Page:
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Man gets five years for firing into car in Virginia road-rage incident
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Man gets five years for firing into car in Virginia road-rage incident

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A Spotsylvania man who fired three shots during a traffic altercation earlier this year on State Route 3 in the county was ordered Tuesday to serve five years in prison.

Charles Patrick Krieter, 32, was sentenced to a total of 10 years, with half of the time suspended. Krieter had previously pleaded guilty in Spotsylvania Circuit Court to attempted malicious wounding.

Judge Ricardo Rigual’s sentence far exceeded the recommended state sentencing guidelines, which called for no incarceration. Rigual said that the guidelines in this case were “woefully inadequate” for the “egregious” behavior Krieter exhibited that day.

According to the evidence, Krieter was near a Wawa on Route 3 the afternoon of Jan. 18 when a Honda pulled in front of him.

Krieter got back in front of the Honda, then got out and approached the 20-year-old driver at the next stoplight. The Honda struck Krieter’s vehicle as it left the scene, and Krieter responded by firing shots.

One shot entered the keyhole of the Honda trunk and ended up in the driver’s floorboard; a 19-year-old passenger was also in the Honda, but no one was injured.

Among those who witnessed the incident were a Washington police officer and a federal officer. The Washington officer went after the fleeing Honda, assuming it had been involved in a hit-and-run incident. The Honda was able to elude the officer.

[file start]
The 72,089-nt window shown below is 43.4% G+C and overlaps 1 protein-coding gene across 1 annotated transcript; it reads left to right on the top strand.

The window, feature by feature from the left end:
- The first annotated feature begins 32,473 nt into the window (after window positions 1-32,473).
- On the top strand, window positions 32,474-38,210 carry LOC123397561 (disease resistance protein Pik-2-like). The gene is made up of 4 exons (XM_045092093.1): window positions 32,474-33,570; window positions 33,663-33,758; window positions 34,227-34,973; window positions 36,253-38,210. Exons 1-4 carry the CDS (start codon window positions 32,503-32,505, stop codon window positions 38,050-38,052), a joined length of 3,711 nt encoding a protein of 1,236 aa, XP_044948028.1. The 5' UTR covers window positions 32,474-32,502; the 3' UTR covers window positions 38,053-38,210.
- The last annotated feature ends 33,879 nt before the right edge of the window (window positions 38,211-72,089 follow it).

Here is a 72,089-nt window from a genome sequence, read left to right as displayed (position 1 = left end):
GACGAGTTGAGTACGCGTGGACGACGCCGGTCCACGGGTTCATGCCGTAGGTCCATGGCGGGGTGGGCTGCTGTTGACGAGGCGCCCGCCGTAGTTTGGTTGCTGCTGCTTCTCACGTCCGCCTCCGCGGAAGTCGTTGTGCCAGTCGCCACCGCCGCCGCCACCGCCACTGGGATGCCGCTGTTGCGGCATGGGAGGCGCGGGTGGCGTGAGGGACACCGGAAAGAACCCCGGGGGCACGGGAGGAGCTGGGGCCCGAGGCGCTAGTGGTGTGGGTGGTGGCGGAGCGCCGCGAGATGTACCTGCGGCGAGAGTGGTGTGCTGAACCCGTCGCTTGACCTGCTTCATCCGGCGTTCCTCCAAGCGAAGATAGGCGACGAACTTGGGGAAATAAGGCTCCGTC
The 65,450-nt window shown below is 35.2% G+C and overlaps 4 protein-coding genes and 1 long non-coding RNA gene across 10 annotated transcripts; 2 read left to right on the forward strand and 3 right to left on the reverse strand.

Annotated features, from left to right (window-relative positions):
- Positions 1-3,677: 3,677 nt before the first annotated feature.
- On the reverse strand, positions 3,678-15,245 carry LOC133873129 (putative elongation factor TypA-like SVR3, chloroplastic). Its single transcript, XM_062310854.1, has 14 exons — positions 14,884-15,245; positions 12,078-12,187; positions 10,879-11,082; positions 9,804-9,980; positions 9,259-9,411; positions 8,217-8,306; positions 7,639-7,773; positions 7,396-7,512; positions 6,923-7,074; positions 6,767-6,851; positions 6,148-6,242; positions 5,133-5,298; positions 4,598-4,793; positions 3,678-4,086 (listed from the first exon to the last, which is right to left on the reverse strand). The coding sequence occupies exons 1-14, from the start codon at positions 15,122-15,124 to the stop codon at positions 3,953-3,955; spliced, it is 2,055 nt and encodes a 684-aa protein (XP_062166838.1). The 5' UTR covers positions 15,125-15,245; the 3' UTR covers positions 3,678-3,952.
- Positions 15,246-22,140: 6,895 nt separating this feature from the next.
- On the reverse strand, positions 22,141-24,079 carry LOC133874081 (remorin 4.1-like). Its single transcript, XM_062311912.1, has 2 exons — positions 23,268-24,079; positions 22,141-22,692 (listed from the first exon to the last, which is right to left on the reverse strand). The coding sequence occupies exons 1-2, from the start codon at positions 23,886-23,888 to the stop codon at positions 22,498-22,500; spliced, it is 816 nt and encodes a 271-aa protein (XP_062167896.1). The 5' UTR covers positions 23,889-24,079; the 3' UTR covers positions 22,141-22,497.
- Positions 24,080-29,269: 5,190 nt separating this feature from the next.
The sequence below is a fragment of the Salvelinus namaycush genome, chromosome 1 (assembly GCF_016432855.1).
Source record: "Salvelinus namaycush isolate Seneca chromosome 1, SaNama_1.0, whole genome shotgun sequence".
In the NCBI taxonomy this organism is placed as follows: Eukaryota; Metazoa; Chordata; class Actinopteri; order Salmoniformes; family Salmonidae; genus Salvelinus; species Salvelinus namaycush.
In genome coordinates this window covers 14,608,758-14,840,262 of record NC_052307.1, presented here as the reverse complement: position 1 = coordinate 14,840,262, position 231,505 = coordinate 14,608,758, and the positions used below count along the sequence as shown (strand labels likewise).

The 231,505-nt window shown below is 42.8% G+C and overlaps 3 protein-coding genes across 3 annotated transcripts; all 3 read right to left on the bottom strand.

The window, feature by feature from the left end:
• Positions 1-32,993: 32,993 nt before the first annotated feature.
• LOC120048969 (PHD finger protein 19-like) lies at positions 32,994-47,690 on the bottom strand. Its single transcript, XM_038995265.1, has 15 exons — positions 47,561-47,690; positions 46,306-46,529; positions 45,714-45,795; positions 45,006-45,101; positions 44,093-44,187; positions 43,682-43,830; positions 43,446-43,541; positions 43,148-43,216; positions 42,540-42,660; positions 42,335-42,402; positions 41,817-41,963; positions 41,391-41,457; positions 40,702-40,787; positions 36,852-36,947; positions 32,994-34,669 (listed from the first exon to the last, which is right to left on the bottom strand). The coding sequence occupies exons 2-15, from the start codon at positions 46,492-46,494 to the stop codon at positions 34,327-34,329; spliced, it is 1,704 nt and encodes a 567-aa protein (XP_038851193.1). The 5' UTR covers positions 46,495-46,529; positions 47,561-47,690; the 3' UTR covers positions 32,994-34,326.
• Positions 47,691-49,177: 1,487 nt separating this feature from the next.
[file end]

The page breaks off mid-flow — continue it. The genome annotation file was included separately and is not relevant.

It wasn’t until he returned to the scene that the officer realized that shots had been fired. He told his Spotsylvania counterparts that he thought the driver had a cellphone in his hand trying to get the license plate of the fleeing vehicle.

Krieter told police that he fired in an effort to stop the other driver from leaving the scene of the accident. It was Krieter who called 911 following the incident and he was still at the scene when deputies arrived.

Defense attorney Jason Pelt said that Krieter has shown remorse for his actions that day and had no prior criminal record. He pointed out that he has already spent eight months in jail, well above what sentencing guidelines called for.

Pointing toward the dozen or more friends and family members in court to support Krieter, Pelt asked Rigual for a sentence “that allows him to have dinner with those people tonight.”

Prosecutor Kelly Green did not request a specific sentence, but he argued that Krieter should not be rewarded just because he missed his target.

“He could have just as easily killed two kids in the middle of the road,” Green said.

Green said the Honda driver, who is Black, told him that his fear that day was becoming another George Floyd or Travon Martin, two African Americans killed in highly publicized incidents. Pelt took exception to the reference, saying that while Krieter used poor judgment, the incident had nothing to do with race.

Rigual said that even after reading testimonials from Krieter’s supporters about his good qualities, he could not overlook the fact that Krieter fired three shots “on one of the busiest roads in the area.”

Keith Epps: 540/374-5404

kepps@freelancestar.com

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